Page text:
At 3:30 pm (Paris time), Wall Street was lining up for its 19th week of gains, but at 4:55 pm, all hell broke loose as Nvidia plummeted from $975 to $875. It was as if someone had pulled the rug out from under Nvidia's feet, which wiped out more than $250 billion in the space of five hours.

The impact on the Nasdaq-100 (-1.53% in the end) was decisive on the downside, symmetrically to the locomotive role of the previous two sessions: this fall alone radically changed the picture for the week, as the weekly performance went from slightly positive to clearly negative.

Nvidia dragged down Micron -1.5%, AMD -1.9%, Qualcomm -3%, Cadence and Applied Materials -3.3%, Intel -4.7%, Microchip and On-Semiconducors -4.8%, Broadcom -7%... and Marvell Techno, which had already fallen -12% at 10.15pm on Thursday evening following its results, plunged a further -11.3%.

The S&P500 (-0.65%) was held back by cruise liners, tourism (reservation platforms), pharmaceuticals and financial stocks, but this was not enough to keep the index in the green over the past week (-0.25% overall). The Dow Jones (-0.18% on Friday) fared no better on a weekly basis with -0.8%.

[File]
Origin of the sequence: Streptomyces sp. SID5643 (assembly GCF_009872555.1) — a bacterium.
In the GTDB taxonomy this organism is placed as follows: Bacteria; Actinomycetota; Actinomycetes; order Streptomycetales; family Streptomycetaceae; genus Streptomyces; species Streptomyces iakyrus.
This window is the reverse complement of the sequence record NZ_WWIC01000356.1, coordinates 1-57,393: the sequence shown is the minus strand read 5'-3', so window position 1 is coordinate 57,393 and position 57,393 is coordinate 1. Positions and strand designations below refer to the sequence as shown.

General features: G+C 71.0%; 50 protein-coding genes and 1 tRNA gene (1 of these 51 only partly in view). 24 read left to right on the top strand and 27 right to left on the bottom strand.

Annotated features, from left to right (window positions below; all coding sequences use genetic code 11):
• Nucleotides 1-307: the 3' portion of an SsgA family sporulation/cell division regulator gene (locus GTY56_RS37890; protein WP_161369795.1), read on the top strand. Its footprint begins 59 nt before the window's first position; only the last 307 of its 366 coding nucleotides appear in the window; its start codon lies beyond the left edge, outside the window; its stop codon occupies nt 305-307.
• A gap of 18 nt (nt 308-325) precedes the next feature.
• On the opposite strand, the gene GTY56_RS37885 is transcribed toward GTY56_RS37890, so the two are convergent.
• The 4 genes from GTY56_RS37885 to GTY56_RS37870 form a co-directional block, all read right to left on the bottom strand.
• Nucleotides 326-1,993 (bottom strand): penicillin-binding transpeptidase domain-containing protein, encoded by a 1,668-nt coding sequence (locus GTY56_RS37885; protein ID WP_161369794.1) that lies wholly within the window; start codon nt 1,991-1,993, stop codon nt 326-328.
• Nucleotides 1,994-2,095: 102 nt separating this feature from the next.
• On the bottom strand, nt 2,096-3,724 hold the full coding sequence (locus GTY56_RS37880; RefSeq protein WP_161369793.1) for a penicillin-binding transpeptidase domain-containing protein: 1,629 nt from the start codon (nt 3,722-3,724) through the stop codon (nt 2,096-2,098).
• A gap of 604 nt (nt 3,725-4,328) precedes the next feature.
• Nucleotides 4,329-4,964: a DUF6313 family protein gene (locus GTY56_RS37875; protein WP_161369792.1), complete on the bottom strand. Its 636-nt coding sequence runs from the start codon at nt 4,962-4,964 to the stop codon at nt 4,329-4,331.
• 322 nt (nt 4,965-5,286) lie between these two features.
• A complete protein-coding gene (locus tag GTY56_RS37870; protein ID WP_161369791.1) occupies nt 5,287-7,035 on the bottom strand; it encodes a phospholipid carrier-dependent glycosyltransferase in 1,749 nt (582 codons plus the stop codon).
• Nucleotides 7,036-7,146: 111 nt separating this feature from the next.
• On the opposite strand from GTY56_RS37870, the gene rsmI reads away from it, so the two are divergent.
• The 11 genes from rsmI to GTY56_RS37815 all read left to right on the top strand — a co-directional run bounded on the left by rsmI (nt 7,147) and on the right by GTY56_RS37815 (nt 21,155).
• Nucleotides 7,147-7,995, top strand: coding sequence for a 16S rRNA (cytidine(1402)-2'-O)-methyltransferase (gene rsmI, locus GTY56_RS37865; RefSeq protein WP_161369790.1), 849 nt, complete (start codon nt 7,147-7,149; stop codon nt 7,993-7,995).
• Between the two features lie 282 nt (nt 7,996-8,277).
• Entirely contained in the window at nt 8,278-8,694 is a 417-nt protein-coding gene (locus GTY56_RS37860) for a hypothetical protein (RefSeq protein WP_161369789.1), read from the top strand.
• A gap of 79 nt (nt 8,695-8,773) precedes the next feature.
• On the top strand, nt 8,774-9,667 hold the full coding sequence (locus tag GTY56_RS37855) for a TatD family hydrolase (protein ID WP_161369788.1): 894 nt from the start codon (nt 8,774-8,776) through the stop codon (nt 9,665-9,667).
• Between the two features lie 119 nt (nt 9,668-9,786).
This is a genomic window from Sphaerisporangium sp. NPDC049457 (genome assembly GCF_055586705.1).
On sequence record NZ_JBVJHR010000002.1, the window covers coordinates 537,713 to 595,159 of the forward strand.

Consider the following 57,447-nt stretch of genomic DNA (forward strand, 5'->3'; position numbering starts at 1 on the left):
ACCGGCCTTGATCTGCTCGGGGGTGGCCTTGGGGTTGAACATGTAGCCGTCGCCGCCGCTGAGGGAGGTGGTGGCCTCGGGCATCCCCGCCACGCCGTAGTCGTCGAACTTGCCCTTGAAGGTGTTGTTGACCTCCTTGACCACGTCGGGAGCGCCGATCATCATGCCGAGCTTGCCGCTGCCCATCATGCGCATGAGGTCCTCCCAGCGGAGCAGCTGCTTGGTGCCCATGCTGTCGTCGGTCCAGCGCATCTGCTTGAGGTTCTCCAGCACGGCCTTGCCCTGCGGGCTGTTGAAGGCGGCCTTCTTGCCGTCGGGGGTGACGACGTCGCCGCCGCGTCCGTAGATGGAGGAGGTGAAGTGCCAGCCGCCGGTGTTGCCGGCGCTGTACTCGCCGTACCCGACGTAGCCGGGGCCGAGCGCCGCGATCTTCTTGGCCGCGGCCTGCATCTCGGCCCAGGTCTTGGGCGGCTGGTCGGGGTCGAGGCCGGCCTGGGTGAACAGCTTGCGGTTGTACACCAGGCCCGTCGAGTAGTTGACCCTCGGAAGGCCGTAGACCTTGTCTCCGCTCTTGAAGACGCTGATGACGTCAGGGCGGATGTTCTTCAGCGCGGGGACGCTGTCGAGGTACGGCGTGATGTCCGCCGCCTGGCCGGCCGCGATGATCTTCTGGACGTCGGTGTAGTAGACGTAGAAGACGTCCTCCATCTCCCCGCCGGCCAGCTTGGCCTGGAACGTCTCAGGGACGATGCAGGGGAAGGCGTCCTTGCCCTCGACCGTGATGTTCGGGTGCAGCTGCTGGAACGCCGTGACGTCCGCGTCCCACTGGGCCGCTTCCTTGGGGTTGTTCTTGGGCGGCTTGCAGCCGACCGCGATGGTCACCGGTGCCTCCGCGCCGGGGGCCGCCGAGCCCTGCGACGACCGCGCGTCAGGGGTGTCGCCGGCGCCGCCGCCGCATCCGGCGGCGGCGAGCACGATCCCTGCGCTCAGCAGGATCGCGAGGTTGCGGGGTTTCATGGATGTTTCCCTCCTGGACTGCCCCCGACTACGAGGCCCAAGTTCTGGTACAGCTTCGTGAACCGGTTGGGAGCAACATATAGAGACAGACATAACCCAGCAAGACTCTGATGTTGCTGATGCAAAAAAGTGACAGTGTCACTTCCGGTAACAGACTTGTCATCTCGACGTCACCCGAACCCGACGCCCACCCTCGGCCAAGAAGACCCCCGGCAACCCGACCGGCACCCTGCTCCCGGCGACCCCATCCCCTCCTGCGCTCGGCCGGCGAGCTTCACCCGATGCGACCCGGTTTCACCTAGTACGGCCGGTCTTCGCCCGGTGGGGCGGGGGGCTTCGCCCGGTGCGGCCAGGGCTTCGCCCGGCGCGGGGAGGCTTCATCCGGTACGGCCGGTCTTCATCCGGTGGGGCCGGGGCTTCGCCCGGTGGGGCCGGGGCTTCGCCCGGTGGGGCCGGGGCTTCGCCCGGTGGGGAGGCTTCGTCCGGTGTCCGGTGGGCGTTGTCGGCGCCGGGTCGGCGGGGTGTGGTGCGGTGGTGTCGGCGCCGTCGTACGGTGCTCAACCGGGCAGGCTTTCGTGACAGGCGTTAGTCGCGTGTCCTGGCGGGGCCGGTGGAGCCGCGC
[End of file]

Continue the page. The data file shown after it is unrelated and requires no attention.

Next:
The March 8 session will go down in history, however: the S&P500 set a new record at 5,185, as did the Nasdaq Composite at 16,450, and the Nasdaq-100 peaked at 18,416.

Nobody saw coming the turnaround that came a good two hours after the publication of the employment report ('NFP').... which was a non-event, just like the Fed's 'Beige Book' on Wednesday, Jerome Powell's speech and the ECB meeting on Thursday: everything was in line with market expectations.

An hour before the opening, the NFP came in ahead of expectations with an unexpected acceleration in job creation to 275,000.000, but the Labor Department sharply revised down January's estimate to 229,000 from 353,000.

The unemployment rate rose to 3.9% in February from 3.7% the previous month, while the rise in average hourly earnings slowed to a reassuring +0.1% month-on-month and +4.3% year-on-year.

US T-Bonds remained virtually unchanged at around 4.09%, the ounce of gold smashed a new all-time high at $2,185/Oz, and Bitcoin experienced a "saloon door" sequence with a record high at $70,160 before a $400 drop to $66,180, ending at $68,200 at 11:00 p.m.

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